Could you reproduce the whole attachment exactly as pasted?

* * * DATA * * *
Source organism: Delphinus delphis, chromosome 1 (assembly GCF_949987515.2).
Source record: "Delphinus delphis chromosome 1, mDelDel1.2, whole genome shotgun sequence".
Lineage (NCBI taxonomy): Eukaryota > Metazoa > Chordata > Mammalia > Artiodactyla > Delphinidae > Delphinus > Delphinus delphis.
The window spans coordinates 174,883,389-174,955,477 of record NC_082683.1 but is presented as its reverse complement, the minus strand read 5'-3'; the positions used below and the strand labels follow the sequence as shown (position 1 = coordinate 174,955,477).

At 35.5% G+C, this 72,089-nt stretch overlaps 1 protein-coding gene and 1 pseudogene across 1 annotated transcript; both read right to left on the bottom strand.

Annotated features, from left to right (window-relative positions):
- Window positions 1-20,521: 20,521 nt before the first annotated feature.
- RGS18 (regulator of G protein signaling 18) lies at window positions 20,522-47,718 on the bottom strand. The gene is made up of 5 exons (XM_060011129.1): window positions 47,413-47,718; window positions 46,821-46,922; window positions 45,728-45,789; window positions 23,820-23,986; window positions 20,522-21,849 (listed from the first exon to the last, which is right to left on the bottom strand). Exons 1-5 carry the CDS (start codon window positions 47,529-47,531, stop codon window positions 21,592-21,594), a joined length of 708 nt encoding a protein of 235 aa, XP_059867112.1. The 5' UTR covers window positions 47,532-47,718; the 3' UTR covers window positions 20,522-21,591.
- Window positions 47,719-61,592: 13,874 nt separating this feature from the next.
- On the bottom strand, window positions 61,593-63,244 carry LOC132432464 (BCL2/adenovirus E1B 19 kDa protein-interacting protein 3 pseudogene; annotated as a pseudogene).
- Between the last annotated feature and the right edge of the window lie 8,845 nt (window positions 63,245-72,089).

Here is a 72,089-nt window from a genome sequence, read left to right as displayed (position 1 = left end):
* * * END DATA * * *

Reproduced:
Source organism: Delphinus delphis, chromosome 1 (assembly GCF_949987515.2).
Source record: "Delphinus delphis chromosome 1, mDelDel1.2, whole genome shotgun sequence".
Lineage (NCBI taxonomy): Eukaryota > Metazoa > Chordata > Mammalia > Artiodactyla > Delphinidae > Delphinus > Delphinus delphis.
The window spans coordinates 174,883,389-174,955,477 of record NC_082683.1 but is presented as its reverse complement, the minus strand read 5'-3'; the positions used below and the strand labels follow the sequence as shown (position 1 = coordinate 174,955,477).

At 35.5% G+C, this 72,089-nt stretch overlaps 1 protein-coding gene and 1 pseudogene across 1 annotated transcript; both read right to left on the bottom strand.

Annotated features, from left to right (window-relative positions):
- Window positions 1-20,521: 20,521 nt before the first annotated feature.
- RGS18 (regulator of G protein signaling 18) lies at window positions 20,522-47,718 on the bottom strand. The gene is made up of 5 exons (XM_060011129.1): window positions 47,413-47,718; window positions 46,821-46,922; window positions 45,728-45,789; window positions 23,820-23,986; window positions 20,522-21,849 (listed from the first exon to the last, which is right to left on the bottom strand). Exons 1-5 carry the CDS (start codon window positions 47,529-47,531, stop codon window positions 21,592-21,594), a joined length of 708 nt encoding a protein of 235 aa, XP_059867112.1. The 5' UTR covers window positions 47,532-47,718; the 3' UTR covers window positions 20,522-21,591.
- Window positions 47,719-61,592: 13,874 nt separating this feature from the next.
- On the bottom strand, window positions 61,593-63,244 carry LOC132432464 (BCL2/adenovirus E1B 19 kDa protein-interacting protein 3 pseudogene; annotated as a pseudogene).
- Between the last annotated feature and the right edge of the window lie 8,845 nt (window positions 63,245-72,089).

Here is a 72,089-nt window from a genome sequence, read left to right as displayed (position 1 = left end):